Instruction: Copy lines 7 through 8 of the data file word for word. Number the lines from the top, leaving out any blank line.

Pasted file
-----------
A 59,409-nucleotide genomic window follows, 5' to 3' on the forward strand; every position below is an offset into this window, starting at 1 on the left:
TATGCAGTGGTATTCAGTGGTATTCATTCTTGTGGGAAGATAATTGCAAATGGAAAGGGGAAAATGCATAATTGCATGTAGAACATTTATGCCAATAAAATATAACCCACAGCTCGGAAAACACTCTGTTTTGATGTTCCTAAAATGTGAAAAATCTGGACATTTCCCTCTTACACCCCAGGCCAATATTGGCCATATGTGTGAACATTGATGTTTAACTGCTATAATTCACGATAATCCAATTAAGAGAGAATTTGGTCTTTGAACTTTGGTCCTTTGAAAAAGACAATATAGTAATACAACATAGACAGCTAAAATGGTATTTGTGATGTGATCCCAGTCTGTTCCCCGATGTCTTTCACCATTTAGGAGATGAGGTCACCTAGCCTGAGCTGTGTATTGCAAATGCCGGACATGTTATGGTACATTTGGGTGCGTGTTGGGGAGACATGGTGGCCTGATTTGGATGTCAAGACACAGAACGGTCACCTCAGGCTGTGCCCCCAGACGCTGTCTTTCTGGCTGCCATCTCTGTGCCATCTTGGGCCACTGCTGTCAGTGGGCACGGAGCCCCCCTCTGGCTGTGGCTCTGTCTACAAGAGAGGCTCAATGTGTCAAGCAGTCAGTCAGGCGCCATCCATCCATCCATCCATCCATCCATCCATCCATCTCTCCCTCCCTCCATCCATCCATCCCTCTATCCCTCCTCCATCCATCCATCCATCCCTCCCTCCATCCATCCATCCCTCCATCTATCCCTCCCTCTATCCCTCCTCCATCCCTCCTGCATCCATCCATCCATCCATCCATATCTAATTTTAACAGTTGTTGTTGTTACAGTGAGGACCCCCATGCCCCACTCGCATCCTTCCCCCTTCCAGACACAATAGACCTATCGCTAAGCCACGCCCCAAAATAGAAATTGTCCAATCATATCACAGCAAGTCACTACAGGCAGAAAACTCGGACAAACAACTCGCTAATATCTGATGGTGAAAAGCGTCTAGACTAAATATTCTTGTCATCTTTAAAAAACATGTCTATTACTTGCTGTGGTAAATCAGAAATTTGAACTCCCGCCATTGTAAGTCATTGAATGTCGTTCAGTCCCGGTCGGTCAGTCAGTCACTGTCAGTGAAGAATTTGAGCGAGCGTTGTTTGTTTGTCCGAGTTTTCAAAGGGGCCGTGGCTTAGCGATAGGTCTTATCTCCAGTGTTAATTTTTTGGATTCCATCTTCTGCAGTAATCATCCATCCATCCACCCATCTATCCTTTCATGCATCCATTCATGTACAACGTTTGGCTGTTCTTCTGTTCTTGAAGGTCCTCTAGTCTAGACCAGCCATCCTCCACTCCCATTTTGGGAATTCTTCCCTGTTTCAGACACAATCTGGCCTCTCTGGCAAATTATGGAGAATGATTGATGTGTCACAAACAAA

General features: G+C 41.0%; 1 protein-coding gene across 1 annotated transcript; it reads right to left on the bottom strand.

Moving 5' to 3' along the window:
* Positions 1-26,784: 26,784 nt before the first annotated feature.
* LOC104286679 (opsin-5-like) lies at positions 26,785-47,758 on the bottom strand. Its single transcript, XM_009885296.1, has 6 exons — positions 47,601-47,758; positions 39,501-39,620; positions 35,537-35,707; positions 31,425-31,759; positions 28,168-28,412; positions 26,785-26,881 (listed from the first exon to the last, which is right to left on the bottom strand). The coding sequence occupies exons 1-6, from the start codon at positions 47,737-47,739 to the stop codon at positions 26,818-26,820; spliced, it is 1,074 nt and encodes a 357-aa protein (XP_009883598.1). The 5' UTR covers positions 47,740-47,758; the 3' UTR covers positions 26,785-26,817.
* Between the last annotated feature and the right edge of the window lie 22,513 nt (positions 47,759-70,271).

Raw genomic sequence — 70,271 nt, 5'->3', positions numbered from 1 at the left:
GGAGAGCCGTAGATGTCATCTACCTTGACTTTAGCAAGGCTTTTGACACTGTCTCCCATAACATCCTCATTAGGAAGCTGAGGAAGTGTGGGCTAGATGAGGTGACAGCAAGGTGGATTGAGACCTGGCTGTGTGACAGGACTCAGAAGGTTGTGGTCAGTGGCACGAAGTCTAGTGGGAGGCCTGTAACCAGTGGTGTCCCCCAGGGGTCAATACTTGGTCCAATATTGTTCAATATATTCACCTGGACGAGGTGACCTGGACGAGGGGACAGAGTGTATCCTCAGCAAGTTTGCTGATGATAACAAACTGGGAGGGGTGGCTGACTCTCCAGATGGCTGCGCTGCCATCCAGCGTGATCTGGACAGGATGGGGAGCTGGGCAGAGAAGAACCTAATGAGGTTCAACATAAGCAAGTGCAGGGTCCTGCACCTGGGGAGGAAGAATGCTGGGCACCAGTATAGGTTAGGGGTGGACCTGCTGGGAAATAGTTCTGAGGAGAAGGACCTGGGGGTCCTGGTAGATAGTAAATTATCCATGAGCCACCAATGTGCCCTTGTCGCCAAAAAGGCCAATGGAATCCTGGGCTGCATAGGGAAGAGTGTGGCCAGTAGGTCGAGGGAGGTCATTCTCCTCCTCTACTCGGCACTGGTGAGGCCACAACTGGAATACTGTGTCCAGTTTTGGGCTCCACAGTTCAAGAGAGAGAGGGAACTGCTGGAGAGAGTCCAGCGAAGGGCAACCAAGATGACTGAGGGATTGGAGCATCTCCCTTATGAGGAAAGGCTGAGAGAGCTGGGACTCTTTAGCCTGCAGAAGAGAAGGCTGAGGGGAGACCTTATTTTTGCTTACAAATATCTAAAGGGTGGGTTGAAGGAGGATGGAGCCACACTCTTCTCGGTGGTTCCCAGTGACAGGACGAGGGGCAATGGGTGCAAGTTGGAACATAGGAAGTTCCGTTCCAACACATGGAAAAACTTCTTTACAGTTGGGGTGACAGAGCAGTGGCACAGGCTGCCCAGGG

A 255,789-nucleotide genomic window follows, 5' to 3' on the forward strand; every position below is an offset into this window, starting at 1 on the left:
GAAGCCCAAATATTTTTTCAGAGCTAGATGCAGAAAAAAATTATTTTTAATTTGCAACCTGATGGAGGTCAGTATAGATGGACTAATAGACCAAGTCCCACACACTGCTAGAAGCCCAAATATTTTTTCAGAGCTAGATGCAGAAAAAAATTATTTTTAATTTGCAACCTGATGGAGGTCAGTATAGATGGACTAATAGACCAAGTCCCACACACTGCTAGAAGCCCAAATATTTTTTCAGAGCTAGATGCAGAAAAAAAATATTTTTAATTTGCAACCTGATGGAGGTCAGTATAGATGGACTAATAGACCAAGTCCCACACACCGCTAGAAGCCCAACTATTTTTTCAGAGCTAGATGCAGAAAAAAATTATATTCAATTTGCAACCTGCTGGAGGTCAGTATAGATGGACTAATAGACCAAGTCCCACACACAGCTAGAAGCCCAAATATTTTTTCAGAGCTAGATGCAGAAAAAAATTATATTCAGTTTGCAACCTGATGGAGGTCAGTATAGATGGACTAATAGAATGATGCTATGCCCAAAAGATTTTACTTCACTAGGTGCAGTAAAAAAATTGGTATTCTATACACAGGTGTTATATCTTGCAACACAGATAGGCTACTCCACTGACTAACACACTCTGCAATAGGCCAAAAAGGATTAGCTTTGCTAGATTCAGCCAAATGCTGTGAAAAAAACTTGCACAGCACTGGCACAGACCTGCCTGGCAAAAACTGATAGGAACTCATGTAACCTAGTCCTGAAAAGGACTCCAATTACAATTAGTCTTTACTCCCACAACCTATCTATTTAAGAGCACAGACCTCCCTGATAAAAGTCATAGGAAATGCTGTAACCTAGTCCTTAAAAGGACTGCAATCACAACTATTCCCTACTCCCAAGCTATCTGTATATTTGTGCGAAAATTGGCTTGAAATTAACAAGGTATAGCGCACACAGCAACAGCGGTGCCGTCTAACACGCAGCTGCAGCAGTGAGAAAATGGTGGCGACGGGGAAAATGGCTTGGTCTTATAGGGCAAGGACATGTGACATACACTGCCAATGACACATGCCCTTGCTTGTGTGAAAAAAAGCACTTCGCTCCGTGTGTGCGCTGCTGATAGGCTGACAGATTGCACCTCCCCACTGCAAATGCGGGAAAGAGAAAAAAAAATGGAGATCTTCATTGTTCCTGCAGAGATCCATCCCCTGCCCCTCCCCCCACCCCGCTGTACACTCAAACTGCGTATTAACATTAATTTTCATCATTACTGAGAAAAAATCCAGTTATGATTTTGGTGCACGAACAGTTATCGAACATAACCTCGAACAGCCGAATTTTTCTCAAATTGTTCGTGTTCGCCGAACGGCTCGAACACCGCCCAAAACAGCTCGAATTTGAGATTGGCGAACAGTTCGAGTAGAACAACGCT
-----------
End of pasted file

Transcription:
* Between the last annotated feature and the right edge of the window lie 22,513 nt (positions 47,759-70,271).

Raw genomic sequence — 70,271 nt, 5'->3', positions numbered from 1 at the left: